Would you like for paid work to become optional for the rest of your life? What would you do with your time if you didn’t have to work? When you become “financially independent,” you have enough money and passive income streams to sustain you for the rest of your life without earning any more. At that point, you have the option of retiring (whether or not you actually do). Achieving this goal in youth or middle age instead of 65 is the objective of adherents of the FIRE movement (Financial Independence / Retire Early). Typically, FIRE walkers earn high salaries and save a radically large percentage of their income. This article explores whether FIRE is a good or reasonable goal for a PhD (graduate student, postdoc, or PhD with a Real Job) to set.
What Is the FIRE Movement?
The FIRE movement (or at least the current iteration of the trend) started to gain traction within the last decade. Two of the fathers of the movement who documented their FIRE journeys on popular blogs are Jacob Lund Fisker (Early Retirement Extreme) and Pete Adeney (Mr. Money Mustache). They both advocate establishing a very frugal lifestyle to 1) save a high percentage of your income while working and 2) minimize the size of the nest egg needed to retire from paid work.
Now that the FIRE movement has gained popularity, it has diversified (it’s not just for young, single, male tech workers!) and splintered. One of the useful delineations is among ‘lean FIRE,’ ‘FIRE,’ and ‘fat FIRE.’ Roughly speaking, lean FIRE adherents seek to achieve FIRE primarily through expense minimization (and a high salary as well) while fat FIRE adherents seek to achieve FIRE primarily through vastly out-earning their spending (and keeping a lid on expenses as well), with regular FIRE falling somewhere in the middle.
Why Would a PhD Want to FIRE?
A person who completes a PhD has passion for her work (as well as incredible perseverance). I find it hard to imagine that such a person would want to retire early from her chosen field – especially those pursuing a life of the mind in academia.
But people who complete PhDs are also people. They end up in all types of jobs with all levels of job satisfaction. Even those with high job satisfaction might want to escape the demands of full-time work.
Even if retiring early is not attractive, becoming financially independent may be. Once you are financially independent, even if you keep working, you don’t have to be concerned about losing your job or put up with a job that’s no longer a good fit. Even during the journey to FIRE, you will have a much, much greater degree of financial security than most Americans, which brings peace of mind.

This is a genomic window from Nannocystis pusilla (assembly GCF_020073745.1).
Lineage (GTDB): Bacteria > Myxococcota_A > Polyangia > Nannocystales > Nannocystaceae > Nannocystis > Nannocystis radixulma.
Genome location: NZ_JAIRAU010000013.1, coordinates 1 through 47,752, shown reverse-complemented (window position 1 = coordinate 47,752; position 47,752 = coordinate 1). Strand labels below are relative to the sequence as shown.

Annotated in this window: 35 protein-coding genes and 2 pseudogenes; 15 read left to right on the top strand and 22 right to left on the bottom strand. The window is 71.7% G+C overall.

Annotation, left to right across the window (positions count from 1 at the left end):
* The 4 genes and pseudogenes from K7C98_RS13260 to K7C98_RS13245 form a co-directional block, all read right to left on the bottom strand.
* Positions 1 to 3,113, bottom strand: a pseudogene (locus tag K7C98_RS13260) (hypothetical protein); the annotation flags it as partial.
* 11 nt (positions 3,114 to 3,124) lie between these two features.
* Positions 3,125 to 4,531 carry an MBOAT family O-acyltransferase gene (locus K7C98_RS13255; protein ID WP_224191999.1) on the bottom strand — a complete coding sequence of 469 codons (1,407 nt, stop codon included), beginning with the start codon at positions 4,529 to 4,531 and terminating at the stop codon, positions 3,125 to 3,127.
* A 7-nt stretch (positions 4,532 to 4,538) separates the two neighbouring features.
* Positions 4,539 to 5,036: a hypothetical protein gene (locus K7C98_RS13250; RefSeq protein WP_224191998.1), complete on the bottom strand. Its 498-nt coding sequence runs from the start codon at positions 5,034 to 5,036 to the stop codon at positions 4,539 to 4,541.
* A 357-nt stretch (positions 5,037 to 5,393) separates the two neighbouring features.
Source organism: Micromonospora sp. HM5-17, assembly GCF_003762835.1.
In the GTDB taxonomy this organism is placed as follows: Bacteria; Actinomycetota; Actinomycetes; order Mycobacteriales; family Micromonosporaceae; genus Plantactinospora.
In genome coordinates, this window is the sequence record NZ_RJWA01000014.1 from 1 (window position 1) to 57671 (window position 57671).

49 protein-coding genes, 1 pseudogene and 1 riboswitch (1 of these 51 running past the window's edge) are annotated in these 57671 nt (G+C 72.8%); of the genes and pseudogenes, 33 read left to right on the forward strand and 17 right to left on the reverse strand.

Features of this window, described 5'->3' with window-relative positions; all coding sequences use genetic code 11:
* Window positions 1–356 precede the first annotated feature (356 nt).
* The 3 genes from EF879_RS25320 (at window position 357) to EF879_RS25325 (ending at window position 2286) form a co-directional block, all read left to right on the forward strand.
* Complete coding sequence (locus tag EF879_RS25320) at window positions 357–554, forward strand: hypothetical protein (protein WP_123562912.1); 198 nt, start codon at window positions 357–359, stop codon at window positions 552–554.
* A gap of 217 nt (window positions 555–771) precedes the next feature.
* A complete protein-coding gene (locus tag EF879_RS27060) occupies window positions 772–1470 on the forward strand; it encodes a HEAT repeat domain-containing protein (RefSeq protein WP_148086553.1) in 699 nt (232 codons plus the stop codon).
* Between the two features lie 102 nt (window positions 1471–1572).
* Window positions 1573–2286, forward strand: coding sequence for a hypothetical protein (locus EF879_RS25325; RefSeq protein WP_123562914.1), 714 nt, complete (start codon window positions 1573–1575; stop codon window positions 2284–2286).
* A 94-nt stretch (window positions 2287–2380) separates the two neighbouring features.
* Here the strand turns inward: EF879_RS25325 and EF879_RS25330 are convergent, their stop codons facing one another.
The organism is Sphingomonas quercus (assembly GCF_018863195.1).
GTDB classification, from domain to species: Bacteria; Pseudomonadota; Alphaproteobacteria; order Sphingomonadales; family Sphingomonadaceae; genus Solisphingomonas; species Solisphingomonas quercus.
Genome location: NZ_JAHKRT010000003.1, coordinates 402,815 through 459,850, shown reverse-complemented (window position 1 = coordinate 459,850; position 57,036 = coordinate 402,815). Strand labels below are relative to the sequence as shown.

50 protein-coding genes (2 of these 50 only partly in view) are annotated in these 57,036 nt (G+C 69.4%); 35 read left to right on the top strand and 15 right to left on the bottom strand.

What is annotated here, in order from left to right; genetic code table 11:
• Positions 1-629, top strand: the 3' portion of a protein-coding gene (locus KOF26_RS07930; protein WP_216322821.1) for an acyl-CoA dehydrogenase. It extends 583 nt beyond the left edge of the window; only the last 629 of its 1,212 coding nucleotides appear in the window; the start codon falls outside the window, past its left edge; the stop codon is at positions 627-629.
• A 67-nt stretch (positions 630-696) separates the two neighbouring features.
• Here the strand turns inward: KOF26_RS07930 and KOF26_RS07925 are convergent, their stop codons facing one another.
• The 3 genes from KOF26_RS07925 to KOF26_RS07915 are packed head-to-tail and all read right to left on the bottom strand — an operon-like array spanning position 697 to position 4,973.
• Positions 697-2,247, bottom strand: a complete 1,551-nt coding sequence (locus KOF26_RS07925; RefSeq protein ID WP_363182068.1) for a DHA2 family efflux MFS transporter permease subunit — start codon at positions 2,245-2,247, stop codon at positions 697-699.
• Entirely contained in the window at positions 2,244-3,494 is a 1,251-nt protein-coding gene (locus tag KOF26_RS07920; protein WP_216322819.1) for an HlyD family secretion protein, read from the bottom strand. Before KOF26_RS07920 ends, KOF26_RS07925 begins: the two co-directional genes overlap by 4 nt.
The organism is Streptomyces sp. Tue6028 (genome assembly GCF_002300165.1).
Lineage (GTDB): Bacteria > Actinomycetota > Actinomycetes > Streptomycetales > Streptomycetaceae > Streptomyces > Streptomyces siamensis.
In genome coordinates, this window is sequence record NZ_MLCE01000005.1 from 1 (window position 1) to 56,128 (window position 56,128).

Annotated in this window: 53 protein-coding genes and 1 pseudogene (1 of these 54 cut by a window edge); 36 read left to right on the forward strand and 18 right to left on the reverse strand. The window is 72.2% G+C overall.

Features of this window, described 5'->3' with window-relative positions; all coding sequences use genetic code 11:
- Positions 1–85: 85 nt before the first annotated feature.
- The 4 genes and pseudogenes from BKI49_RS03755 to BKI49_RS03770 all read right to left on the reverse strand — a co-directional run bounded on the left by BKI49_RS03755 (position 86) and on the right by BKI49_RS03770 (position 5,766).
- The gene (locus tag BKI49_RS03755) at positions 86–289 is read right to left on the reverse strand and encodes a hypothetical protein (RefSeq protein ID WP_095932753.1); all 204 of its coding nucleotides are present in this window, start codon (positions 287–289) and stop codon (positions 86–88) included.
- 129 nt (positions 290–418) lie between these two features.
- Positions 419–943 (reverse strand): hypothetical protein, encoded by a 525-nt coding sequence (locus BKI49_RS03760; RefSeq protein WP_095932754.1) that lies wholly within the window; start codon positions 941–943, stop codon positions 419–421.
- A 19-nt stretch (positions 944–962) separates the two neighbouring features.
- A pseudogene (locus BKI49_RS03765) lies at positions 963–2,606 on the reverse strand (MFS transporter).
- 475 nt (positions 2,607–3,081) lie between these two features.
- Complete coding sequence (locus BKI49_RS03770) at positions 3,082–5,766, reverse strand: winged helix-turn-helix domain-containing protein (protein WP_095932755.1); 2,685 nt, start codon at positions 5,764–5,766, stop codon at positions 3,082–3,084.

How Do You FIRE?
While difficult and rare to achieve, the mechanism of becoming FIRE is easy to understand.
To become financially independent (from active work), you need to have investments and/or passive income streams that will pay for your expenses in perpetuity. I’ll focus this discussion on the investments needed rather than the passive income streams.
Basically, to achieve FIRE, you need a nest egg of investments that is large enough that you can withdraw what you need to live on each year without eating into the principal. The higher your living expenses, the larger the nest egg you need to support them in perpetuity.
FIRE adherents usually follow the “4% Rule,” also called the Safe Withdrawal Rate (SWR), or perhaps a more conservative 3% or 3.5% Rule. The 4% Rule means that withdrawing 4% of your portfolio balance each year gives you a very good chance of your portfolio not running out of money prior to your death; it is based on historical market returns. (Early retirees may adjust this rule to be more conservative due to their post-FIRE life expectancy being longer than a typical retirement.)
The 4% Rule shows you the two vital factors to FIRE: size of your nest egg and yearly living expenses. Therefore, to achieve FIRE you must save (invest) a lot of money and keep your living expenses in check. For example, for a household with $50,000 in yearly living expenses, a portfolio of $1,250,000 is needed.
A person pursuing LeanFIRE will primarily focus on minimizing living expenses. The rough definition of LeanFIRE is living expenses of under $40,000/year or a portfolio of $1,000,000. A person pursuing FatFIRE will primarily focus on building a large portfolio. The rough definition of FatFIRE is a portfolio of over $2,500,000 or living expenses of at least $100,000/year.